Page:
Keeping tabs on the changing food sources in farm country is almost as important as keeping tabs on an individual buck.  Even during the rut, doe movements will be altered by available food, which will in turn affect where you will find buck travel.  Instead of hunting the same stands from the beginning of season until the end, consider adjusting with the changing availability of food and cover, if you aren’t already doing so.  The deer do, and so should you.

-Reuben Dourte

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muddy pro climbing sticks

Fool Me Once

I believe deer abide by the old saying “fool me once, shame on you; fool me twice, shame on me”, or at least some instinctual version of it.  The reason?  Well, after bow hunting for almost two decades I can tell you that experience has taught me a lot and failure has forced me to look at many of my past mistakes; one of which has been becoming emotionally attached to certain stand locations from year to year.  More often than not in the whitetail woods you don’t get a second opportunity, from the same stand, to fool a buck.  While there are times to continue to hunt the same location for multiple hunts in a given season, it is impossible for me to ignore the reality that the best bucks on my wall have all come from “first-sits” in a new stand.  Likewise, a high percentage of our doe kills each year are achieved from these virgin sits.

Plenty of folks have stand locations where they go to kill a deer each year; that old trusty spot that never fails them.  Whether it be a box blind over CRP, or a tree stump in a deep woods saddle, these tried and true stands do exist.  While I wouldn’t deny their existence, I would argue that they are the exception rather than the rule, and personally I haven’t be fortunate enough to capitalize on that kind of year-in and year-out consistency from any one stand location.  In fact, after a season or two, and a few kills, even discreetly hung stands need adjustment in our hunting area.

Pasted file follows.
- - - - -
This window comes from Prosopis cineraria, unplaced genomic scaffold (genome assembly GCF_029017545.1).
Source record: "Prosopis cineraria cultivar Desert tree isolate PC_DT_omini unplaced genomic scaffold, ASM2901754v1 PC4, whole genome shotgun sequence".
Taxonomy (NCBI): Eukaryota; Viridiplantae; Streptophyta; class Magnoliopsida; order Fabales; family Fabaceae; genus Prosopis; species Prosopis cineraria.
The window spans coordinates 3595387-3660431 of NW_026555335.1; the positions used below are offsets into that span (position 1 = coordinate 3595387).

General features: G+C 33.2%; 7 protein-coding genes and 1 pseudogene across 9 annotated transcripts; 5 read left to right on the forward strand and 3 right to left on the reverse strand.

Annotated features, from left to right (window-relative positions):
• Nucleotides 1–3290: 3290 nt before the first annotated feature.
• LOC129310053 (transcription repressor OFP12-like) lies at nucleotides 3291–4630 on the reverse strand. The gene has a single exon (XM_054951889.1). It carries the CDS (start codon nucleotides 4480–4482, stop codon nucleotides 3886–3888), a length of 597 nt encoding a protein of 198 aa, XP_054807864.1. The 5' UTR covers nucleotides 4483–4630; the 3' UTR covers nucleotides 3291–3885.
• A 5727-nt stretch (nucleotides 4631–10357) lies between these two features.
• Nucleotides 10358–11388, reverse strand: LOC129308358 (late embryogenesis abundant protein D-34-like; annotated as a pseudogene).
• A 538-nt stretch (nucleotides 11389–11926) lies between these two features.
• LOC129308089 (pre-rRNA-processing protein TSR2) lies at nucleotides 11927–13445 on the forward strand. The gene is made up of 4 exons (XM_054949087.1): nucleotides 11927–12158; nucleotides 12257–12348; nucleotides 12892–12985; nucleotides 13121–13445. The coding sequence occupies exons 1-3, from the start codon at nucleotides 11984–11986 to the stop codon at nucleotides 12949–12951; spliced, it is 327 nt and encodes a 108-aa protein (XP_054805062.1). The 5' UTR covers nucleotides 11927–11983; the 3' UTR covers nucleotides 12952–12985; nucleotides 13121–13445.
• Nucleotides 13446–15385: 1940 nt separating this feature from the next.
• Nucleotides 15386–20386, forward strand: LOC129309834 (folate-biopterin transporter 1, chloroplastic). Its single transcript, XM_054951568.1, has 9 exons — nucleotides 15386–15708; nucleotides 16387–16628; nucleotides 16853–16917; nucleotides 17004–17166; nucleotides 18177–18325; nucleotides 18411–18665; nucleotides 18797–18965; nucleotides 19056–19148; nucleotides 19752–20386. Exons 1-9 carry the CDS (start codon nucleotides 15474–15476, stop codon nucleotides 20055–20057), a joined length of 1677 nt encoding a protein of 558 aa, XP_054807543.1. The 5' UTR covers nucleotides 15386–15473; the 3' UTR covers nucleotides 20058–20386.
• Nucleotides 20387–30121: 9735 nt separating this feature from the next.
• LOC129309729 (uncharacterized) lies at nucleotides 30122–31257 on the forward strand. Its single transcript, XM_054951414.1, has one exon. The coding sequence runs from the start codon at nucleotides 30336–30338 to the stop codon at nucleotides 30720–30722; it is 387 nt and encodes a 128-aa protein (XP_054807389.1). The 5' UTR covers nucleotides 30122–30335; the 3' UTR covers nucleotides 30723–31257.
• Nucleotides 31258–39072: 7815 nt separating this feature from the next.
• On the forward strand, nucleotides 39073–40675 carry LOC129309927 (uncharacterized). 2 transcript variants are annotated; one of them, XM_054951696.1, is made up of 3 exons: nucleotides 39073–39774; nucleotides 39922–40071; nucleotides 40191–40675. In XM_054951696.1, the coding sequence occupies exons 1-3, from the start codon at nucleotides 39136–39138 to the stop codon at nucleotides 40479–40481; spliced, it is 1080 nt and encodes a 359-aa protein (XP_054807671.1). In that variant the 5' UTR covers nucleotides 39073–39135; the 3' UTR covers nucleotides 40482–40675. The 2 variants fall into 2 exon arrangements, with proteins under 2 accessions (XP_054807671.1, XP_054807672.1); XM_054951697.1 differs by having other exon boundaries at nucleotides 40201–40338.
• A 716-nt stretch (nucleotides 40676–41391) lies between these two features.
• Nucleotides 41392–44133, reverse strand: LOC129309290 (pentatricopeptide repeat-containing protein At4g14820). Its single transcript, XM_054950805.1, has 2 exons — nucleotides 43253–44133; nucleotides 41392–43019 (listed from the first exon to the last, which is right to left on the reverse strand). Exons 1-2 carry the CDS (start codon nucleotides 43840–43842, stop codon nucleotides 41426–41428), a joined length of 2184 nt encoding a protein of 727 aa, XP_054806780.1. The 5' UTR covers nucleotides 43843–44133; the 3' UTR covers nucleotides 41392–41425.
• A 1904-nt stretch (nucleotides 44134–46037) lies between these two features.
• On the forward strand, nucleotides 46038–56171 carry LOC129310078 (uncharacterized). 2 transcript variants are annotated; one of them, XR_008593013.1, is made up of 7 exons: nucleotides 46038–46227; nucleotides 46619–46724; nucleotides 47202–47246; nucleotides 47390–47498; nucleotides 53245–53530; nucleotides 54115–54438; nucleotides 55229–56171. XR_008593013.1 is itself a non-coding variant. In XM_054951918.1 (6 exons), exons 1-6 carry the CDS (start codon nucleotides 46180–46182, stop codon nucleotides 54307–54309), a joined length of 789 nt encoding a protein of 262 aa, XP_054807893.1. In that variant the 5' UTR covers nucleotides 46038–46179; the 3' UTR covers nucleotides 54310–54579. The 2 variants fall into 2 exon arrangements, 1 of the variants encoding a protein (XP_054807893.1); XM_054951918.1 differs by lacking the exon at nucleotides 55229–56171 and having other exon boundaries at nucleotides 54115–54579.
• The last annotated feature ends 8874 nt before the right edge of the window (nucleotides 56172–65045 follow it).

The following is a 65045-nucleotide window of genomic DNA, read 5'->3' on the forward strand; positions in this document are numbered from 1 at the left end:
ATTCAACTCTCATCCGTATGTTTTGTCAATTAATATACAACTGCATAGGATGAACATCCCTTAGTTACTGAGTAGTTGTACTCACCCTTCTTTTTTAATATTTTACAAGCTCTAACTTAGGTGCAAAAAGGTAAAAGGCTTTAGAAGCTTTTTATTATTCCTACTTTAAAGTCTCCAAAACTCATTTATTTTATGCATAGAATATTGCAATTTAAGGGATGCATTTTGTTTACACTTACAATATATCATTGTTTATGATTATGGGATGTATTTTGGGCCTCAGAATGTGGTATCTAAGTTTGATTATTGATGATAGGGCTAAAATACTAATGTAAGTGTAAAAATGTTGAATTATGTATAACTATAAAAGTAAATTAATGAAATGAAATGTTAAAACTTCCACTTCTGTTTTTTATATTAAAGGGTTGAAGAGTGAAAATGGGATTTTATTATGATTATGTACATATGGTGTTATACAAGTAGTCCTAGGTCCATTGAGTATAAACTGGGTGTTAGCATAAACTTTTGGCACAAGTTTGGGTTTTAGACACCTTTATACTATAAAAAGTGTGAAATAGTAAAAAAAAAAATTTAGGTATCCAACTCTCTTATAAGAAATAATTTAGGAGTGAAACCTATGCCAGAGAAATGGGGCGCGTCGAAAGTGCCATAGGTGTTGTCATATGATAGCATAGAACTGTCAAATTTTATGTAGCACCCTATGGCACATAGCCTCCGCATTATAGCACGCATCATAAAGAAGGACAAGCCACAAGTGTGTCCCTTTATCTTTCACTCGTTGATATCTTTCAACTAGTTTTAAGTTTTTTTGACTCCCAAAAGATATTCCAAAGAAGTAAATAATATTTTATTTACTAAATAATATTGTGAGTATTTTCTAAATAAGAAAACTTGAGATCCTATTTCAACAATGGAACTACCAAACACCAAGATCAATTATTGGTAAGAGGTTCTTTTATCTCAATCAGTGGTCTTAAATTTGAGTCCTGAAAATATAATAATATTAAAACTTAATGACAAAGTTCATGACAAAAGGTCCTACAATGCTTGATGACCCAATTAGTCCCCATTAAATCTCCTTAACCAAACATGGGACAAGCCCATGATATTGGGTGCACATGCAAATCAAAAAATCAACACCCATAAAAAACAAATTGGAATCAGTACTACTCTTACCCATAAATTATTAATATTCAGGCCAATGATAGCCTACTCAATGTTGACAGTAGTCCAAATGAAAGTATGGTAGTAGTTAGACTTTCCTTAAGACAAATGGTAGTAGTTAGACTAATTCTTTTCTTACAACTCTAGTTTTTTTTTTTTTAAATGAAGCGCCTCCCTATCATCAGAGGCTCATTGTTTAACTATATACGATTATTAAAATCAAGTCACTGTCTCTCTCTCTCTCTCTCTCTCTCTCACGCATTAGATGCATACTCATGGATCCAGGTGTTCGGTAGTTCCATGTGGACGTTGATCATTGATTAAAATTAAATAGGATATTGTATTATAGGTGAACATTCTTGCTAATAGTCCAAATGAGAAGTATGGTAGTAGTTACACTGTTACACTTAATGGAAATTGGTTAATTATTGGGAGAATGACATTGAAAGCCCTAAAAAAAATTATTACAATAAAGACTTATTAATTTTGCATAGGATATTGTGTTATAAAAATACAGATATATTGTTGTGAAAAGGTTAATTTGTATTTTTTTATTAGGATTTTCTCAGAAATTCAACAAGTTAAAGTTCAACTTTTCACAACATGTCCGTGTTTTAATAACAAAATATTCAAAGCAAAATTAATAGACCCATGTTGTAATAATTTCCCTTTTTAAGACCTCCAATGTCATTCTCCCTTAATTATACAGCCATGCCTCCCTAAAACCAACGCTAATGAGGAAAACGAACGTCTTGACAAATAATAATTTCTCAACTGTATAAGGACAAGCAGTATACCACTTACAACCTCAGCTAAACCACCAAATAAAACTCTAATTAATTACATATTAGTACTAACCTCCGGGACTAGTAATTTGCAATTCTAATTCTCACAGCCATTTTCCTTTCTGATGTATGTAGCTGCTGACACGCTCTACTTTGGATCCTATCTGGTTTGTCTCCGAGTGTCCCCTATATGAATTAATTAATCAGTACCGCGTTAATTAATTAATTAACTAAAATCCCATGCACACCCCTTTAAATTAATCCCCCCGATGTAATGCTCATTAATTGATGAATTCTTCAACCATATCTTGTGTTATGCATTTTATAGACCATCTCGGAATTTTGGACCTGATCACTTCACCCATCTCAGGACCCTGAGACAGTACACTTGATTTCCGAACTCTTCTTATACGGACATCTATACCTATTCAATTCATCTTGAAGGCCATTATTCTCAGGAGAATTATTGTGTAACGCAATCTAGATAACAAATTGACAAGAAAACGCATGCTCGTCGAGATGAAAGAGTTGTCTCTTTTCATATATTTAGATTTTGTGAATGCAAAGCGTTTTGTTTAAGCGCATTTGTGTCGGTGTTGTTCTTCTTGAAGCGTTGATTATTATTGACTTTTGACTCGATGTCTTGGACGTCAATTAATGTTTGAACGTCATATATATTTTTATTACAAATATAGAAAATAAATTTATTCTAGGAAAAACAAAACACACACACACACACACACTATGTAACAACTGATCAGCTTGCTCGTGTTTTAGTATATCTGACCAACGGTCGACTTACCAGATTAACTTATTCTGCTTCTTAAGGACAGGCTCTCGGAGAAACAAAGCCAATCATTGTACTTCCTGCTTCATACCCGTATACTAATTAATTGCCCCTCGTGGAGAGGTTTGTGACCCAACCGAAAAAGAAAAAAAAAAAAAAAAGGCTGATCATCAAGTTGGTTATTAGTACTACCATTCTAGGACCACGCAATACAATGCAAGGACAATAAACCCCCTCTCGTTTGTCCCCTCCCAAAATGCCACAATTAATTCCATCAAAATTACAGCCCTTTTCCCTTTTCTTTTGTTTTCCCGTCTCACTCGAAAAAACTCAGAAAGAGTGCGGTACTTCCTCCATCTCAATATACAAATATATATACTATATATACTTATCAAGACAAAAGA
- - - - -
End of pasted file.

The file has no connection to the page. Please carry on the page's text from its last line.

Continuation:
After seasons of hunting an area, deer trails can alter and travel can easily move outside of bow range.  The old trusty stand soon becomes a dried up spot and hunters failing to adjust are left scratching their head, or worse yet, wrongly assuming that the deer population is suffering.  Tweaking your stand locations from year to year, and finding new areas to hunt is one of the best ways to stay in the game.  Here are a few reasons why first time sits can yield such positive results.

1. Lack of human scent- If you do a hang and hunt setup you are able to minimize the amount of human scent around your stand location prior to the hunt.  Too many hunters hang stands, or scout, immediately before the season.  Their scent stays in the area for several days and any deer coming through is now alerted to human intrusion in their core area.  When you walk in with a stand on your back and hunt immediately, by the time the deer crosses your scent stream or ground scent you should have already had the opportunity to harvest that animal, (if you minded your approach appropriately).  The alternative to hang and hunt sets is to get a pre set stand hung early in the Summer.  Early, as in July; and then leave the area untouched for 60-90 days before returning to hunt.  By the time you return to hunt, the deer have had enough time to resume utilizing the area, and many of the bucks you may be targeting now were likely utilizing different Summer ranges during the time you were in the timber setting up your ambush locations.

2. The element of Surprise- Deer look up.  This is true more in some areas than others, but the fact is, over time, deer become familiar with stand locations and quickly pick out a hunter sitting 20 feet up in a tree.  When you hunt new spots, especially during the first sit, you have the element of surprise to your advantage.  I have experienced deer picking me off 25 ft up in a tree which I hunted for too many seasons in a row, while I have also shot a buck at 7 yards, out of a treestand that was less than 12 feet off the ground, the very first time I hunted it.  On another occasion I was hunting with my wife and she was sitting in a ladder stand which I had had some success out of in years past.  I was sitting 50 yards from her and called in a 2 year old buck from the bedding area to our North.  He circled downwind of my stand when he came in which put him in almost perfect position for her, but he eventually passed slightly outside of her comfortable effective bow range.  The buck looked at her in the tree but did not spook and continued on his way.  Two weeks later I was hunting a different stand which was still in view of the ladder stand.  I watched the same buck come out of the marsh and walk toward the ladder stand.  When he was fifty yards away from it he stopped and stared at the tree and empty ladderstand for a solid 4-5 minutes.  Anecdotal evidence, sure, but I would offer it to anyone who says deer don’t remember and know to look for hunters in treestands which receive consistent use.